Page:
A Florida-based iron-ore mining company, Gogebic Taconite, wants to open a mine in the Penokee Hills of northern Wisconsin. The issue of the mine has been a political football for some time, with Republicans promoting the mine as a job creator and Democrats seeking to block it because of its potential effects on the environment.
The owners claim that the mine will create hundreds of jobs, which Republicans love. The Democrats counter that benefits to the local economy will be minimal and short-lived, and they will not outweigh the potential negative effects on the environment. The Republicans, in turn, rebuke the Democrats for caring more about the environment than the well-being of human beings.
Now there’s a new element in the debate. The Chippewa of northern Wisconsin have been vocal since the start, and as reported by the Wisconsin State Journal, tribe members are saying they should have a seat at the table. Bizarrely, no lawmaker seems to care.
Republicans and Democrats in the state Legislature have been squabbling over the mine for many weeks now, without realizing they may not even have the authority to decide the issue. The Chippewa signed several treaties during the 19th century that transferred most of their land to the United States, but granted them rights to continue to use the land for hunting, fishing and gathering.
These treaties could give the Chippewa veto power over the mine; if it can be shown that the mine will pollute the land, the federal government may be required to act on behalf of the Chippewa. Furthermore, if it can be shown that the mine will pollute the air or water of the Chippewa’s reservations, they will almost certainly be able to halt the development of the mine.
Neither side has truly considered the opinions of the Chippewa on this issue, but Republicans have been especially dismissive of them. This seems to be indicative of how we as a nation treat Native Americans in general. We like to talk about how America was founded on reason while forgetting that it had already been “found” before the country’s European ancestors were here. Of course, Native American populations have dwindled to numbers that seem miniscule compared to the population of the United States, but this issue will not just go away. Especially on issues such as this that directly affect them, the opinions of the various native peoples of America need to be taken into account. It is hypocritical and wrong to do otherwise.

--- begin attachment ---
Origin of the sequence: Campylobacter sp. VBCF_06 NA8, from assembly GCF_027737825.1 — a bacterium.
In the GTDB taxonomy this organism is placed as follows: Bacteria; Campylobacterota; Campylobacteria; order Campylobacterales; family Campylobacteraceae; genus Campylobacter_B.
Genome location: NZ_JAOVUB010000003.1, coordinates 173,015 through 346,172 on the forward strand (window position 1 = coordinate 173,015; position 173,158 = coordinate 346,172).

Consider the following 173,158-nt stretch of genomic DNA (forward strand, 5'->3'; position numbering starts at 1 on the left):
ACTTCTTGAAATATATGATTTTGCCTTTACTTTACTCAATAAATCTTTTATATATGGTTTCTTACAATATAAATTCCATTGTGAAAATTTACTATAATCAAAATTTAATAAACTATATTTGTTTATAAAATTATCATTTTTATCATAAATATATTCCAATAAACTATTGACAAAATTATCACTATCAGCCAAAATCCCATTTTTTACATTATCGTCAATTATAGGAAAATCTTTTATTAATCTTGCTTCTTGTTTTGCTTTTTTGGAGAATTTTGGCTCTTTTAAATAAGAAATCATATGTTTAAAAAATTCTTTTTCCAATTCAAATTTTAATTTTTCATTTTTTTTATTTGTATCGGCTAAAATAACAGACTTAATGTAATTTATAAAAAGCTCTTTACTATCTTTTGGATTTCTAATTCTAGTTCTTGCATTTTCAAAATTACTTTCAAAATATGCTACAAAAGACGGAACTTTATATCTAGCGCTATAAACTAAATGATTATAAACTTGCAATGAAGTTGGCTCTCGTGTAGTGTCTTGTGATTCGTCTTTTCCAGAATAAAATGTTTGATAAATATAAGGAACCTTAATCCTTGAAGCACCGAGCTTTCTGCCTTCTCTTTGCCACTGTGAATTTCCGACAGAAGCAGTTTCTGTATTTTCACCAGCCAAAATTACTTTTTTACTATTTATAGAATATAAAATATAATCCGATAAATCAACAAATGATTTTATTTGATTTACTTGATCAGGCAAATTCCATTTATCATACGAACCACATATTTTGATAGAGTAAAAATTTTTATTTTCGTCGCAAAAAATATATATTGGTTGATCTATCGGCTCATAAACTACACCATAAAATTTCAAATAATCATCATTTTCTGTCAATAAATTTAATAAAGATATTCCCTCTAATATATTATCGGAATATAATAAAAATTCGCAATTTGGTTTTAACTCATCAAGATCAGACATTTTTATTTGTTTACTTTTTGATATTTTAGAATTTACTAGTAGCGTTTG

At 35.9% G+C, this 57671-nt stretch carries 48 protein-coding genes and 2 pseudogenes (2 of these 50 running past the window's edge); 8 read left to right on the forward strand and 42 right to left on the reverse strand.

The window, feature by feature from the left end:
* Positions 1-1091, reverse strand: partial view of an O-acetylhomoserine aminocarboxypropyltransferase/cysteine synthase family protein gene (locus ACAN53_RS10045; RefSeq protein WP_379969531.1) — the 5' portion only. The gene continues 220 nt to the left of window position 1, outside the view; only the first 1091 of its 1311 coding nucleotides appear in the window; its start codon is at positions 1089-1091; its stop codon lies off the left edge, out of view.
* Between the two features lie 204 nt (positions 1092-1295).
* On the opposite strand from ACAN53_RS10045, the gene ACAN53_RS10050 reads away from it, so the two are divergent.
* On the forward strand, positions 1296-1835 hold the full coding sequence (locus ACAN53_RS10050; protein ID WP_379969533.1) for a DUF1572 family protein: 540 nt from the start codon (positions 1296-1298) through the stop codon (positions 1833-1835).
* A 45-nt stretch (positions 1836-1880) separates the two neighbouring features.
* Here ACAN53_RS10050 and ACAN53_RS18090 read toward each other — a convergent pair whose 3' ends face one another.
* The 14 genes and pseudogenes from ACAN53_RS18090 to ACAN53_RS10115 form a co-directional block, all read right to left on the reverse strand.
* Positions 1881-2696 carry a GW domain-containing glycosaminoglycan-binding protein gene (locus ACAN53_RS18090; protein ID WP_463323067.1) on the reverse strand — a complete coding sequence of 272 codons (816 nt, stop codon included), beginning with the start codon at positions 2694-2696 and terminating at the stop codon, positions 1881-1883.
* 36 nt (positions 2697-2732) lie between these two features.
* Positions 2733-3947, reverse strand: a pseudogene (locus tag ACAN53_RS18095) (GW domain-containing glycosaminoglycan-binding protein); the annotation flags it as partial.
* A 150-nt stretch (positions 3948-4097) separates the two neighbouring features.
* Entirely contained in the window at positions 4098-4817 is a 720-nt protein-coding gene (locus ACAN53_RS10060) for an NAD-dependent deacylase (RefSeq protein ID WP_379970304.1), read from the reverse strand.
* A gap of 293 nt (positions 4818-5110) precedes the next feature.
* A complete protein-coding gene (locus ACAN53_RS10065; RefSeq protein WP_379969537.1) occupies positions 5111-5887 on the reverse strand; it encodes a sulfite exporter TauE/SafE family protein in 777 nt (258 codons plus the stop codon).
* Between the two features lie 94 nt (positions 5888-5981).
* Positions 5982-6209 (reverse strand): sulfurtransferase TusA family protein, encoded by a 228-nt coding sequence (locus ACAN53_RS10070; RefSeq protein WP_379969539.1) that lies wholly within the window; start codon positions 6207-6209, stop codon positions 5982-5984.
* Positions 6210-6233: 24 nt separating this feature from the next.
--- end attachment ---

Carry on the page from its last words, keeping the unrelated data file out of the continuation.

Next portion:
Republicans like to complain that legislators in Madison have too much authority over matters about which they are totally ignorant. They generally support enhancing the autonomy of local governments at the expense of state power. This is, in itself, not a bad thing. However, they do this, apparently, without even realizing the irony that local governments may perpetuate the very ignorance they are trying to prevent for other groups of people – in this case, Native Americans.
Conversely, Democrats have not done much more for the cause of Native Americans; it just so happens that on this issue their interests coincide with the Chippewa’s interests. The Democrats have also not made a significant effort to incorporate the Chippewa people in the discussion. Moreover, it may well be the case that they are sometimes overly concerned with protecting the environment at the expense of the well-being of people. Our resources need to be conserved, but that does not mean that they should not be used at all.
The mining issue is a microcosm of the plight of Native Americans across the country. We cannot undo what has historically been done, but the least we are obligated to do is honor our treaties with the various native peoples of America and, when applicable, take their opinions into consideration. How can we expect to move forward and treat all of our citizens equally when we do not even take the rights of people seriously who have been subject to considerable harm in the past?
Ryan Plesh ([email protected]) is a senior majoring in philosophy and physics.